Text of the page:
A Pre-Dive A Day Keeps Maintenance Away

Being an ROV pilot also involves contributing to the maintenance, troubleshooting, and repairs of the ROVs. Maintaining ROVs between dives includes tasks like testing hydraulic pressure, installing and removing new sensors or sampling gear, cleaning equipment, designing new solutions to problems the team encounters, and repairing any systems that malfunction, as quickly and precisely as possible so expeditions can stay on schedule.

Pilots work together to conduct pre-dive checks that involve looking closely at and physically touching each component to ensure it’s functioning correctly. Pilots check that every pressure housing, thruster, sensor, camera, and light is mounted to the vehicle, that mountings are tightened, and that inputs and outputs are secure. Inputs and outputs could be pressure compensated oil, hydraulic oil, electrical power connection, and fiber data connection. 

A pre-dive also includes checking that the deployment and recovery equipment is ready.  Pilots check the lifting bale on ROV Hercules, the lift line on the crane, the signal strobe on the top of Hercules, and the strain relief on ROV Argus. There are mechanical checks that include all moving pieces of the vehicle, like the main HD Zeus camera pan/tilt bracket and freely-spinning thrusters — and pilots even tighten every fastener on the manipulator arm joint. The ROV’s sonar, sensor, and high-voltage systems are also checked before a dive is launched and the ROVs are lowered into the water by the ROV team, the Deck Chief, and other Nautilus team members.

Career Pathways

Hercules pilots have years of ROV training in the field and typically have university or technical school education in some form of engineering, or the equivalent in experience. One pathway to working with robotics is being a mechanical system engineer, building new tools and working with physical parts of these systems. Electrical specialists are also important to work with the networking, communications, and high-voltage systems that make up an ROV.  Pilots learn from one another during every expedition and some Argus pilots may become fully trained Hercules pilots over several seasons. Many of the ROV pilots aboard Nautilus begin their journey in the Corps of Exploration as ROV Engineering interns in the Science & Engineering Internship Program as community college, undergraduate, graduate students, or early career professionals focused on engineering.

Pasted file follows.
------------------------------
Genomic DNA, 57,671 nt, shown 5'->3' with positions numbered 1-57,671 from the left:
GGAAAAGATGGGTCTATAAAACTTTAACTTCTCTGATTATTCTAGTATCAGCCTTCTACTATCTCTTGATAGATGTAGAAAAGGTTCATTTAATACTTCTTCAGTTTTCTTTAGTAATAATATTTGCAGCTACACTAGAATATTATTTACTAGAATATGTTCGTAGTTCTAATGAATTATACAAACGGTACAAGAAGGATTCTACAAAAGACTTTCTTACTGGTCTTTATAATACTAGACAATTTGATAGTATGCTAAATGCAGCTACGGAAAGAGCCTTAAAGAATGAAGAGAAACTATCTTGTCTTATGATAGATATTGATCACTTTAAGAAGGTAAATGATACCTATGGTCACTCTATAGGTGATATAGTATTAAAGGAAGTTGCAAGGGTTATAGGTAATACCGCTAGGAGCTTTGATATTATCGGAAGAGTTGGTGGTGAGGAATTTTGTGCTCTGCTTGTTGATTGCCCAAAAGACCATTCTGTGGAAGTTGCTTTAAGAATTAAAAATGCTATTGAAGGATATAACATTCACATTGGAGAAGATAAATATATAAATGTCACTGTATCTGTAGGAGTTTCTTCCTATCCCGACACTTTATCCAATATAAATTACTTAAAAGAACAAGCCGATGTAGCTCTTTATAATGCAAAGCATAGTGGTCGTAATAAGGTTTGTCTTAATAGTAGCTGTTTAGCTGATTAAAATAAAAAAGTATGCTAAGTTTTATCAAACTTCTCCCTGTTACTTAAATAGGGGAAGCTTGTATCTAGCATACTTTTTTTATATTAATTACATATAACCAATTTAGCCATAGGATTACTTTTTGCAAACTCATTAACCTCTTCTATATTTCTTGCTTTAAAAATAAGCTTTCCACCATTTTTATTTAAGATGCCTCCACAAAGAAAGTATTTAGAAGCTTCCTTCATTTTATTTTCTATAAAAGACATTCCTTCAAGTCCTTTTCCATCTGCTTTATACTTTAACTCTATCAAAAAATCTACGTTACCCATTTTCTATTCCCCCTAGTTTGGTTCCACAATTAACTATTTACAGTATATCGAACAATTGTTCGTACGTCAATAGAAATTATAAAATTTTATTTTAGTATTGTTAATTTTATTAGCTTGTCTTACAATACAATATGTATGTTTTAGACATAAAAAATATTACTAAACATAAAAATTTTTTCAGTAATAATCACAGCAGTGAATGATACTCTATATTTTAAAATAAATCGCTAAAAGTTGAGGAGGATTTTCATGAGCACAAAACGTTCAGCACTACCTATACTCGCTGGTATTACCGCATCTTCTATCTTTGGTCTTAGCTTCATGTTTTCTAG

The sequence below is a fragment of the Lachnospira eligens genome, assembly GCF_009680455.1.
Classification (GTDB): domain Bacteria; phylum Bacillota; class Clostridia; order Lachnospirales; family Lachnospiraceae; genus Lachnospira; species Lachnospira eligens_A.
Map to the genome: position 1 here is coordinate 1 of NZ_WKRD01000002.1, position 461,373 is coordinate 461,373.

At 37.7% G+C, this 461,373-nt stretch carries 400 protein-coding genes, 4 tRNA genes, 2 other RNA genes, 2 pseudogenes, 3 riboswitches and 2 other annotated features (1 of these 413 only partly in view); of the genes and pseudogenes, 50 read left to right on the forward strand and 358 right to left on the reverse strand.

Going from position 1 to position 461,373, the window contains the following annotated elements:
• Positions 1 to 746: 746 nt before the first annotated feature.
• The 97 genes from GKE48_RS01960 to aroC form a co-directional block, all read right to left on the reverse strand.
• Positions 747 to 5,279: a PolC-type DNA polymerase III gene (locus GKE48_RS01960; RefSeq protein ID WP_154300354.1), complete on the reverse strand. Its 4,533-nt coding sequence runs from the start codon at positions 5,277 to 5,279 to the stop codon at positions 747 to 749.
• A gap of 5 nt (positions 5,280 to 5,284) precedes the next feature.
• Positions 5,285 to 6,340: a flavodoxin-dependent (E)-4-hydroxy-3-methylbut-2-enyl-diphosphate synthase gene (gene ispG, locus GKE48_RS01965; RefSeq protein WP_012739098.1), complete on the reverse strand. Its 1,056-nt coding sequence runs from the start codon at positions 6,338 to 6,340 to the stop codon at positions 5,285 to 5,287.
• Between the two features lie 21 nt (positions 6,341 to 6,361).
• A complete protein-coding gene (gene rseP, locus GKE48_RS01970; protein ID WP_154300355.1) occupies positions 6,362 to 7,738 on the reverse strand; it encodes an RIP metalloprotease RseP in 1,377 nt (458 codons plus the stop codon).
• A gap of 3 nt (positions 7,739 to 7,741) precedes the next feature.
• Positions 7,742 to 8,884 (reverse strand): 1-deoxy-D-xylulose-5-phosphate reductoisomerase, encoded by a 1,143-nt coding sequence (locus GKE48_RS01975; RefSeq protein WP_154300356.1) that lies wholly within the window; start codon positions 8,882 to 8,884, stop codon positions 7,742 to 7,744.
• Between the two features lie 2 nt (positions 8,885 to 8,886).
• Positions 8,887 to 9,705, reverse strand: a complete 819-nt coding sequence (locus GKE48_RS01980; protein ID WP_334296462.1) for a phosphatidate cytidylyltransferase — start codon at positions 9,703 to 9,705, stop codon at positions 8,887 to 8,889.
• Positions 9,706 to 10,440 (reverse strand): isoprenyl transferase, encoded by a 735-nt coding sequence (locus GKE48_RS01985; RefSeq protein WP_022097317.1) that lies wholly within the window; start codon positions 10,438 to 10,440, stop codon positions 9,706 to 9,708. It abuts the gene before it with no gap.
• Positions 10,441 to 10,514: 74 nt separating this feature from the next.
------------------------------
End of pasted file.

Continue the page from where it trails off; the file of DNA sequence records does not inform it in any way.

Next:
Within the Corps of Exploration, ROV pilots have degrees and certifications in many fields including ocean engineering, mechanical engineering, electrical engineering, electronics technician certification, biology, and computer sciences.

Other careers with similar skill sets include: systems engineer, electrical engineer, mechanical engineer, petroleum engineer, electrician, machinist, ocean engineer, computer-aided-design (CAD) drafter, architect, and more.